Update on Bush twins: Newsweek reports that they've sat for an interview and posed for the cameras for Vogue magazine -- and are planning a press blitz this summer. (Jenna, an English major, graduated from the University of Texas on Saturday; Barbara is graduating today from Yale with a degree in humanities.) Then, they vacation in Europe with friends and head for D.C. to help their father with his presidential campaign. Asked if the Bushes are nervous about their daughters' entering the media spotlight, a White House official said, "You bet." (Associated Press)

Michael Moore and the Palme d'Or: Moore's anti-Bush documentary "Fahrenheit 9/11" won top honors at the Cannes Film Festival, prompting complaints that the film had been rewarded for its political stance rather than its artistic excellence. To quiet the grumbling, the festival's jury, headed by Quentin Tarantino, held a press conference to explain the thinking behind their decision. "I made a statement early on that I didn't want politics to be involved," said Tarantino. "All that mattered was the reels of film. I told Michael Moore last night we all agreed that 'Fahrenheit 9/11' was the best feature in competition." (U.K. Herald) At a post-award screening of the film, Moore stood before the applauding black-tie-clad crowd and said, "Thank you very much for your support -- and goodbye Mr. Bush." (Drudge)

But making a political statement doesn't earn everyone a standing O: E.L. Doctorow was roundly booed when he gave a commencement speech at Long Island's Hofstra University denouncing President Bush and the war in Iraq. In his speech, the renowned writer called the president a storyteller, but said, "sadly they are not good stories this president tells ... because they are not true. One story he told was that the country of Iraq had nuclear and biological and chemical weapons of mass destruction and was intending shortly to use them on us. That was an exciting story all right, it was designed to send shivers up our spines. But it was not true. Another story was that the Iraqi dictator, Saddam Hussein, was in league with the terrorists of al-Qaida. And that turned out to be not true. But anyway we went off to war on the basis of these stories." When the booing threatened to derail the speech altogether, the university's president had to step up to the podium and beg the audience to hold off and let Doctorow finish. (Newsday)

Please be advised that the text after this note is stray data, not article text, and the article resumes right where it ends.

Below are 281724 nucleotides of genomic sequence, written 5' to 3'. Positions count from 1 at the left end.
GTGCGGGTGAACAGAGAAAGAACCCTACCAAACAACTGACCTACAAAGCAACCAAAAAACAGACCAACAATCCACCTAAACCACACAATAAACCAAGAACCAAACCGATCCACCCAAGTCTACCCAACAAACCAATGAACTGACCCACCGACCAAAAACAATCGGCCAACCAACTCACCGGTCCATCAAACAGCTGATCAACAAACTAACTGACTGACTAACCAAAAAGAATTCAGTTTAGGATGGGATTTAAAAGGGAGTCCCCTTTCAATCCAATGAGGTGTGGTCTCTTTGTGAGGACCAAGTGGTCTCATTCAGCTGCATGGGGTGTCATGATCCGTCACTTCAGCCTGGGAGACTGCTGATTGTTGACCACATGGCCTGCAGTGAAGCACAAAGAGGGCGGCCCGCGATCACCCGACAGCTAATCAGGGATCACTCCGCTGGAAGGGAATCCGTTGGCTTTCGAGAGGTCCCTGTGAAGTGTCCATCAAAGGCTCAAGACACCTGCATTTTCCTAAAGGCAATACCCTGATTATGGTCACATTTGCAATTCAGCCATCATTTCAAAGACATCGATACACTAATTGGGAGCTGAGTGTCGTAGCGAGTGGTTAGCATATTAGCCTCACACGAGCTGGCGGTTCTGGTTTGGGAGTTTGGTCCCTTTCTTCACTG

Brace yourself for an onslaught of green jokes: "Shrek 2" took in an estimated $44.8 million on Saturday, setting a new record for earnings by a film in a single day. Its weekend gross was $104 million; only "Spider-Man" ($114.8 million) had a bigger opening. (N.Y. Daily News)

Amy won after all? "The Apprentice" winner Bill Rancic and also-ran Amy Henry (who broke up with fellow loser Nick Warnock some time back) were spotted "tongue-wrestling at a secluded spot on the roof" of New York restaurant Sushi Samba the other night. They got up to leave when they realized that they were being stared at ... by "Survivor" couple Ethan Zohn and Jenna Morasca. (Page Six)

-- Amy Reiter